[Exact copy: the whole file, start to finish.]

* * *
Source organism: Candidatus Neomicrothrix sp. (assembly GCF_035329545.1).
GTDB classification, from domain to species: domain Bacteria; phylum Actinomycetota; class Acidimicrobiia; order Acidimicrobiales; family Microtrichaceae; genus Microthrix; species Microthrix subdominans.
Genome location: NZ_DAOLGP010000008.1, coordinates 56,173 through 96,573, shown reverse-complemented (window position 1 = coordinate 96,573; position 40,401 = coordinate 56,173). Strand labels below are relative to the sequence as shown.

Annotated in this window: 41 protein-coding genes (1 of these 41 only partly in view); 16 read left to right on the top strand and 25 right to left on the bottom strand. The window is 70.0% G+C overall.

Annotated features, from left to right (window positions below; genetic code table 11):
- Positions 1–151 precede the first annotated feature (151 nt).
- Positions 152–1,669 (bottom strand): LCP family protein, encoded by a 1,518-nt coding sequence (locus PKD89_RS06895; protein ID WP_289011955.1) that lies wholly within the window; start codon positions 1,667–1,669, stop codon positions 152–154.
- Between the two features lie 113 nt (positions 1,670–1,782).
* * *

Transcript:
Source organism: Candidatus Neomicrothrix sp. (assembly GCF_035329545.1).
GTDB classification, from domain to species: domain Bacteria; phylum Actinomycetota; class Acidimicrobiia; order Acidimicrobiales; family Microtrichaceae; genus Microthrix; species Microthrix subdominans.
Genome location: NZ_DAOLGP010000008.1, coordinates 56,173 through 96,573, shown reverse-complemented (window position 1 = coordinate 96,573; position 40,401 = coordinate 56,173). Strand labels below are relative to the sequence as shown.

Annotated in this window: 41 protein-coding genes (1 of these 41 only partly in view); 16 read left to right on the top strand and 25 right to left on the bottom strand. The window is 70.0% G+C overall.

Annotated features, from left to right (window positions below; genetic code table 11):
- Positions 1–151 precede the first annotated feature (151 nt).
- Positions 152–1,669 (bottom strand): LCP family protein, encoded by a 1,518-nt coding sequence (locus PKD89_RS06895; protein ID WP_289011955.1) that lies wholly within the window; start codon positions 1,667–1,669, stop codon positions 152–154.
- Between the two features lie 113 nt (positions 1,670–1,782).